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Subscription Homesick Blues

Saturday, April 28th, 2007

I was surprised to see it treated as news that Steve Jobs commented to Reuters reporter that he was still opposed to selling music on a subscription model. Slashdot even picked it up.

This is news on the “Franco Still Dead” level. Jobs has consistently dissed the all-you-can-eat model of music. Since Day One of the iTunes store (4 years ago) he has refused to concede anything to the Rhapsody’s of the world. I last asked him about it last October, and this is what he said:

We don’t see it. We just don’t see a demand for it. And we’ve seen all the subscription services crash and burn and you can ascribe the reason because it wasn’t easy enough, but I think the real reason is because people don’t want to rent their music.

It was almost identical to his answer every other time I asked him. (Maybe I should have led my Newsweek story with this and put out a press release.)

But I’ve played with subscription models and they keep getting better. There is something magical to getting any song you want, any time you want it, and not having to worry about paying more for it. The standard complaint made by subscription skeptics is that when you stop paying for music, you don’t have any more. This doesn’t seem to stop people from purchasing electricity. In reality there is one and only one huge hurdle to subscriptions, and that is that in two of the three places where most people listen to music — in the car and on the go — it doesn’t really work. (At home, it works fine.) Eventually, if you believe that wireless Internet access will become available everywhere, the problem will be slam-dunk solved.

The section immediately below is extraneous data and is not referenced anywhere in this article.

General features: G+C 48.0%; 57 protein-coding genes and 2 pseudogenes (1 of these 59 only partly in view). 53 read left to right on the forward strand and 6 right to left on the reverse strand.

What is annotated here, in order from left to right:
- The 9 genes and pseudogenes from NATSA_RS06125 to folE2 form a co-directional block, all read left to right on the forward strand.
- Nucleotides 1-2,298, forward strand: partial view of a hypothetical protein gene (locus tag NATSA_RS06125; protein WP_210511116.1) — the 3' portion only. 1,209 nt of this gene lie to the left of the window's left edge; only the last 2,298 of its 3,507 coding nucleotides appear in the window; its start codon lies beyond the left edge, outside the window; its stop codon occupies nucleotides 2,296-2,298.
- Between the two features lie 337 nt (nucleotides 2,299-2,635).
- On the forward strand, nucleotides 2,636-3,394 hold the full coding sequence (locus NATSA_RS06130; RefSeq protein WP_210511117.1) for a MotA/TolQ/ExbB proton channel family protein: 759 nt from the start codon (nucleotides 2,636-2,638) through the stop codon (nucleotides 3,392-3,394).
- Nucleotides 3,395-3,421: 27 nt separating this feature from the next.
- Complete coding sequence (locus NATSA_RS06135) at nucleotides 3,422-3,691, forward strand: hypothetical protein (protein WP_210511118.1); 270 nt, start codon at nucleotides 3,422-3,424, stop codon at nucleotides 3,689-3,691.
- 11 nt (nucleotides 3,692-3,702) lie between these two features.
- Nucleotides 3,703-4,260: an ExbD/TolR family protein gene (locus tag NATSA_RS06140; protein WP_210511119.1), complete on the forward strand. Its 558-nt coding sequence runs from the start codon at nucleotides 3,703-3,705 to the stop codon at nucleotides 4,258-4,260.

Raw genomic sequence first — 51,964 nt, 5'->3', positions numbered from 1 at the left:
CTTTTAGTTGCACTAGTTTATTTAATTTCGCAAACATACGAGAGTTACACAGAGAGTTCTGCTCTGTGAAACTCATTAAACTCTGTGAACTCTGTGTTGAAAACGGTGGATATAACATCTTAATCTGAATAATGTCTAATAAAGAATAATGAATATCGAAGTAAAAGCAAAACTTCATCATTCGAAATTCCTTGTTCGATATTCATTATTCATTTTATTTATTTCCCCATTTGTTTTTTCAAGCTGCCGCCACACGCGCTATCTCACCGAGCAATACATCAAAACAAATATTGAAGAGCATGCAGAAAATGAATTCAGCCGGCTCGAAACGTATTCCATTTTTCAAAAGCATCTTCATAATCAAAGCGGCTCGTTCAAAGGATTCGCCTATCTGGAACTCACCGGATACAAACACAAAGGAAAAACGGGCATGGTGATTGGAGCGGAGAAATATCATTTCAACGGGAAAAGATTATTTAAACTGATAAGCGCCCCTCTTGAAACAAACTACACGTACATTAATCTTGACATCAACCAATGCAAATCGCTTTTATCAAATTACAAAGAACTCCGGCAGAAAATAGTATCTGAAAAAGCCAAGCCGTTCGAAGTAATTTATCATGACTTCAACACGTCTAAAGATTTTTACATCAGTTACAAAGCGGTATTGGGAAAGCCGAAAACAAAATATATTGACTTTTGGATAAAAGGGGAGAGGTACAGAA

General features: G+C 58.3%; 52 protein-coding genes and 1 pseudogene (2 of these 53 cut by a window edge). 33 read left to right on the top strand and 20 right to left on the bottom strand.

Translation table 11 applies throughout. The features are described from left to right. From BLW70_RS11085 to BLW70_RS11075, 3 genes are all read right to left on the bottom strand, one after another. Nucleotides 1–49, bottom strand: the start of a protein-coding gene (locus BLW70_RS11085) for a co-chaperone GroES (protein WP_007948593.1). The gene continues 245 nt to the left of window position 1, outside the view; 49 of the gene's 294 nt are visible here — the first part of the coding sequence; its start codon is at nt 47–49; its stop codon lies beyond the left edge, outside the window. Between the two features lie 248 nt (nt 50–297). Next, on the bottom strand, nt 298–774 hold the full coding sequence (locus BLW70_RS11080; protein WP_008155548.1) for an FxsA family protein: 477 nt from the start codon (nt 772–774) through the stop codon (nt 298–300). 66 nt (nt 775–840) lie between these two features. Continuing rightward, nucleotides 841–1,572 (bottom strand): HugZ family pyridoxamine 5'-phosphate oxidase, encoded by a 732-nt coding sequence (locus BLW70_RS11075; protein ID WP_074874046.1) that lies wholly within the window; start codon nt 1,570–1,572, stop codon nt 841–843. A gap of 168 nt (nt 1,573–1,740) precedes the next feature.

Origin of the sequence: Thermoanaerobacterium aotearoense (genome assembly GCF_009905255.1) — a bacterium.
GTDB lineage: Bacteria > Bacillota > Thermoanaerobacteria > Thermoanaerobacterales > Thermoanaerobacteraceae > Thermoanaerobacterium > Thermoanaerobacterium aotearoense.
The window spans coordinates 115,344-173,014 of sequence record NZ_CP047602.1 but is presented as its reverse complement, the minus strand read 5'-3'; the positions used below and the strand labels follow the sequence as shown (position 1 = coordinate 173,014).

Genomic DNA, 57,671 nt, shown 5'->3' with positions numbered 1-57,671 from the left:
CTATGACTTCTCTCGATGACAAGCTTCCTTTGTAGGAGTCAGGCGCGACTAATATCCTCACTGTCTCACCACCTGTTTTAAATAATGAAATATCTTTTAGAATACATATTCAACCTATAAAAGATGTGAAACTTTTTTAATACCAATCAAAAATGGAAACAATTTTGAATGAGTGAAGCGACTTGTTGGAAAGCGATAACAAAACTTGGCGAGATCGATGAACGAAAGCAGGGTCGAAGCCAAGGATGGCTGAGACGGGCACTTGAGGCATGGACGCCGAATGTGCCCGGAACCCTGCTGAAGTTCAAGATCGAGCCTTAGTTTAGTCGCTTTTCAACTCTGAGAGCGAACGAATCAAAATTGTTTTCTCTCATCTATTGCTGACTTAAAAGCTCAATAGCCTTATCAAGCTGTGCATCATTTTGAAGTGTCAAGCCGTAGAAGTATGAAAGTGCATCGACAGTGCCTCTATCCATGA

Way before that, however, I suspect that even Apple will hop on the bandwagon, and that will indeed be news. I can envision how it will unfold. At some future Macworld Expo, or launch event of a new iPod or something, there will be an announcement of a new scheme by which iTunes customers can get any song they want, anytime. Maybe the fee will even be rolled into a .mac or iPhone subscription charge. In any case, when I visit Steve Jobs after the talk for the usual post-presentation interview, I’ll open by asking him why he is now offering subscriptions when until that moment he consistently insisted that people don’t want them. (Just as I asked him, after the 5G iPod offered video, why he changed his mind about people wanting to watch programs on small screens.)

one more

And I can envision his answer. “Yes, I said that,” he’ll admit. “But we figured out, for the first time, how to do subscriptions right.”

1 Comment

  • “This doesn’t seem to stop people from purchasing electricity”

    It would if letting an electricity service lapse retroactively took all the electricity I’d ever used.

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